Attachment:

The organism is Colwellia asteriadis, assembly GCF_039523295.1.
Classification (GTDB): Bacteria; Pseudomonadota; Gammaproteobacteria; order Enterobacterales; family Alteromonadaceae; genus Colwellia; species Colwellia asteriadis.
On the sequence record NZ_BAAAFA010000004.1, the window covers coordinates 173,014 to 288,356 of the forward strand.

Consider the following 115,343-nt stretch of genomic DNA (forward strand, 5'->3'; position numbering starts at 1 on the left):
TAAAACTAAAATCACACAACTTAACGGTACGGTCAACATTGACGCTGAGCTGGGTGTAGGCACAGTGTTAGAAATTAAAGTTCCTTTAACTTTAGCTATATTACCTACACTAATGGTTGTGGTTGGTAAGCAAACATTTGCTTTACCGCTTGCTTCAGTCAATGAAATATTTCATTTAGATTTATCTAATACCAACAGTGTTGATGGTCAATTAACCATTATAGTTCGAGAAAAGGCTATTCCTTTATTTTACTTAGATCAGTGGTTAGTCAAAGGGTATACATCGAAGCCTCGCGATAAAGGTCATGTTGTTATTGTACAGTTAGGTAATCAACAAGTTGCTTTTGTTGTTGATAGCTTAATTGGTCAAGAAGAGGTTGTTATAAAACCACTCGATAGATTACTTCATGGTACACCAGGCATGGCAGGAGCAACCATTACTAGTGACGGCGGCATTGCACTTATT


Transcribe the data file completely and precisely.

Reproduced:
The organism is Colwellia asteriadis, assembly GCF_039523295.1.
Classification (GTDB): Bacteria; Pseudomonadota; Gammaproteobacteria; order Enterobacterales; family Alteromonadaceae; genus Colwellia; species Colwellia asteriadis.
On the sequence record NZ_BAAAFA010000004.1, the window covers coordinates 173,014 to 288,356 of the forward strand.

Consider the following 115,343-nt stretch of genomic DNA (forward strand, 5'->3'; position numbering starts at 1 on the left):
TAAAACTAAAATCACACAACTTAACGGTACGGTCAACATTGACGCTGAGCTGGGTGTAGGCACAGTGTTAGAAATTAAAGTTCCTTTAACTTTAGCTATATTACCTACACTAATGGTTGTGGTTGGTAAGCAAACATTTGCTTTACCGCTTGCTTCAGTCAATGAAATATTTCATTTAGATTTATCTAATACCAACAGTGTTGATGGTCAATTAACCATTATAGTTCGAGAAAAGGCTATTCCTTTATTTTACTTAGATCAGTGGTTAGTCAAAGGGTATACATCGAAGCCTCGCGATAAAGGTCATGTTGTTATTGTACAGTTAGGTAATCAACAAGTTGCTTTTGTTGTTGATAGCTTAATTGGTCAAGAAGAGGTTGTTATAAAACCACTCGATAGATTACTTCATGGTACACCAGGCATGGCAGGAGCAACCATTACTAGTGACGGCGGCATTGCACTTATT